National Art Gallery

National Art Gallery is a new art gallery in the capital which was opened to the public August 2007. It is located opposite the Parliament and the Aiwan-e-Sadr.

The National Art Gallery covers an area of 1800 square yards and has 14 galleries with an auditorium having capacity for 400 and an open air theatre.

Rawal Lake

Covering an area of 8.8 square kilometer, Rawal Lake provides water to the twin cities of Rawalpind/Islamabad. This artificial reservoir is located within an isolated section of the Margalla Hills National Park.

The area around the lake has been planted with flowering trees. The terraced garden and the lake are used for picnics, fishing and boating. The highest point in the garden has a panoramic view of the lake, Margallah and Murree hills.

Other prominent cites and sporting facilities.

  • Pir Sohawa
  • National Herbarium
  • Shakar Parian
  • Simli Lake
  • Islamabad Museum
  • Lok Virsa Museum
  • Fatima Jinnah Park
  • Rose and Jasmie Garden
  • Jinnah Sports Complex
  • Musharf Squash Complex
  • Para Gliding at Margalla Hills.
  • Yachting at Rawal Lake.

Murree

Murree, at 7500 feet above sea level, is one of the largest tourist resorts in Galyat, Pakistan under the administration of Rawalpindi District. Murree is approachable by road from the twin cities of Rawalpind/Islamabad.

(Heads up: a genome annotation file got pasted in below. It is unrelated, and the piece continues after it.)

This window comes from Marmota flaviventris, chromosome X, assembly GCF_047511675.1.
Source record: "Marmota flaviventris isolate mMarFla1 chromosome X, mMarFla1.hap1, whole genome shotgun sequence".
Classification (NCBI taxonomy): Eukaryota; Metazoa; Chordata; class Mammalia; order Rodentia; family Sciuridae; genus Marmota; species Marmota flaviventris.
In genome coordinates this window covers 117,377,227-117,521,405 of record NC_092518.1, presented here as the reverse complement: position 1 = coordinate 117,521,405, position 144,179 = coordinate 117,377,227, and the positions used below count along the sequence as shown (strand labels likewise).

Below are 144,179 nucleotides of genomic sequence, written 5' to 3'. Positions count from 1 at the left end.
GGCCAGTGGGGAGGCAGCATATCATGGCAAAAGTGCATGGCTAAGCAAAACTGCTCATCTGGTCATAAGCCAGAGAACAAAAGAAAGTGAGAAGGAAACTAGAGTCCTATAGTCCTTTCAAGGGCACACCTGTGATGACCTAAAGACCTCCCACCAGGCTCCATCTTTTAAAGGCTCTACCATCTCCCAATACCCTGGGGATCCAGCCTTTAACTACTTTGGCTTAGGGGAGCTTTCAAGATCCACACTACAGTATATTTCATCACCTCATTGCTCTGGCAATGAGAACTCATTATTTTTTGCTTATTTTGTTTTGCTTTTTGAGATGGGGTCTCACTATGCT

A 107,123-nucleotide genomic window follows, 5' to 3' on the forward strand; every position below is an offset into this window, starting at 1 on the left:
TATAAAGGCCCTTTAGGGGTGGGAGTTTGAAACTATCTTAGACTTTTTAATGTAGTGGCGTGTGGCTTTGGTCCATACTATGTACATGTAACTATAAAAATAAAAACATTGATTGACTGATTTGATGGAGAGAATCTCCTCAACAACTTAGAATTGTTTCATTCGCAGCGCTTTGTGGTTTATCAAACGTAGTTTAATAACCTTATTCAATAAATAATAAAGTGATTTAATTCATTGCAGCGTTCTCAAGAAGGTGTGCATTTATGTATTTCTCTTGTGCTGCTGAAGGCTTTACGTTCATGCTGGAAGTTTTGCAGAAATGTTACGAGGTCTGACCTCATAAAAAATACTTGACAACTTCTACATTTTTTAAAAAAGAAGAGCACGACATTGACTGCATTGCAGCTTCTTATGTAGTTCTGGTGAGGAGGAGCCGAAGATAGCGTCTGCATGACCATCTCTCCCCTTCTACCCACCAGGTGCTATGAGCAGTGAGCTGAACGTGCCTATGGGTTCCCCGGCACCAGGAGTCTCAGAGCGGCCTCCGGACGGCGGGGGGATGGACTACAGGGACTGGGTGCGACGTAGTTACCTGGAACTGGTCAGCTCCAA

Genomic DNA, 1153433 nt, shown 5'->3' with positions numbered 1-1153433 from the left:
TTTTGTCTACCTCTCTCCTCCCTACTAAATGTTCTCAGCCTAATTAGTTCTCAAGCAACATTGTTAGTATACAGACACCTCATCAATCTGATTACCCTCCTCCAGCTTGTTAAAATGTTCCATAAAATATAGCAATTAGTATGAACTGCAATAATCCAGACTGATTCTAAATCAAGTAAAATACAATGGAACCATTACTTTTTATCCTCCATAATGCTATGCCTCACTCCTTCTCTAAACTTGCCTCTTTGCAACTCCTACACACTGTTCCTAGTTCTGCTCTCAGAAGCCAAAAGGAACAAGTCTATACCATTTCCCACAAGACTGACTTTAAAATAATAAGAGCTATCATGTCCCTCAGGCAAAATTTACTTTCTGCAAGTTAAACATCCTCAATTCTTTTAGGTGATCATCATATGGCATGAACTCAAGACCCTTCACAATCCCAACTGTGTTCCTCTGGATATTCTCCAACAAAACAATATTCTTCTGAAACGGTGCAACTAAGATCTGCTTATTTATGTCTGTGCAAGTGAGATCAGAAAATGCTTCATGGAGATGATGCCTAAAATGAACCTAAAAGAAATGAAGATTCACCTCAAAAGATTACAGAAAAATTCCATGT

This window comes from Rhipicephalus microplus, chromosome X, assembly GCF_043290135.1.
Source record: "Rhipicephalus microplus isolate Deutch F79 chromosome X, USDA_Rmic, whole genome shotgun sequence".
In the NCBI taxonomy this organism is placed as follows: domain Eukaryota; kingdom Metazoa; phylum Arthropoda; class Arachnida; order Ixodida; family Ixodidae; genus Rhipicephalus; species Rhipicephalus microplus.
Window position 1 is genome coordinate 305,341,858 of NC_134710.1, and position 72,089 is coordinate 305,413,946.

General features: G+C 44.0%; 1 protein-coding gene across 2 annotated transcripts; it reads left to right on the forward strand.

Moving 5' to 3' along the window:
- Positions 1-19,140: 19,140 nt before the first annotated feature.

Important places in Murree to visit:

Patiata, Bhurban, Aubia, Nathia Gali and Thandiani.

Peshawar

Peshawar means City on the Frontier in Persian, is the provincial capital of the North-West Frontier Province and Federally Administered Tribal Areas of Pakistan. It is located on the edge of the Khyber Pass. Historically it used to be one of the main trading centers and crossroads between the Indian. It is said by some historians that Peshawar had a population of 120,000 in the year 100 B.C., making it the seventh most populous city in the world.

Babar, the founder of the Moghal dynasty came to Peshawar from what is today Uzbekistan and found Begram and rebuilt the fort there, in 1530. The great Moghal Akbar formally named the city Peshawar which means “The Place at the Frontier”.

The population of Peshawar is 982,816. Its environment has suffered tremendously due to an ever increasing population. It is a quiet and peaceful city, but overcrowded and polluted for it has not grown as much in size and capacity as the population has.

Maximum temperature in Peshawar during summer is over 40 °C and the minimum is 25 °C while in winter the minimum temperature is 4°C and maximum is 18.35 °C.

Prominent sites.

Bala Hisar Fort

Covering an area of about 15 acres and with the height of about 90 feet above ground level,
the Bala Hisar Fort is one of the most historic places of Peshawar. It stands on a high mound in the northwestern corner of Peshawar and gives a panoramic view of the entire Peshawar valley.

Mohabbat Khan Mosque

The 17th century Mosque “Mohabbat Khan Mosque” is named after the Moghal governor Nawab Mohabbat Khan. There is an ablution pond in the middle of the courtyard and a single row of rooms around the sides. Three fluted domes shelter the interior of the prayer hall.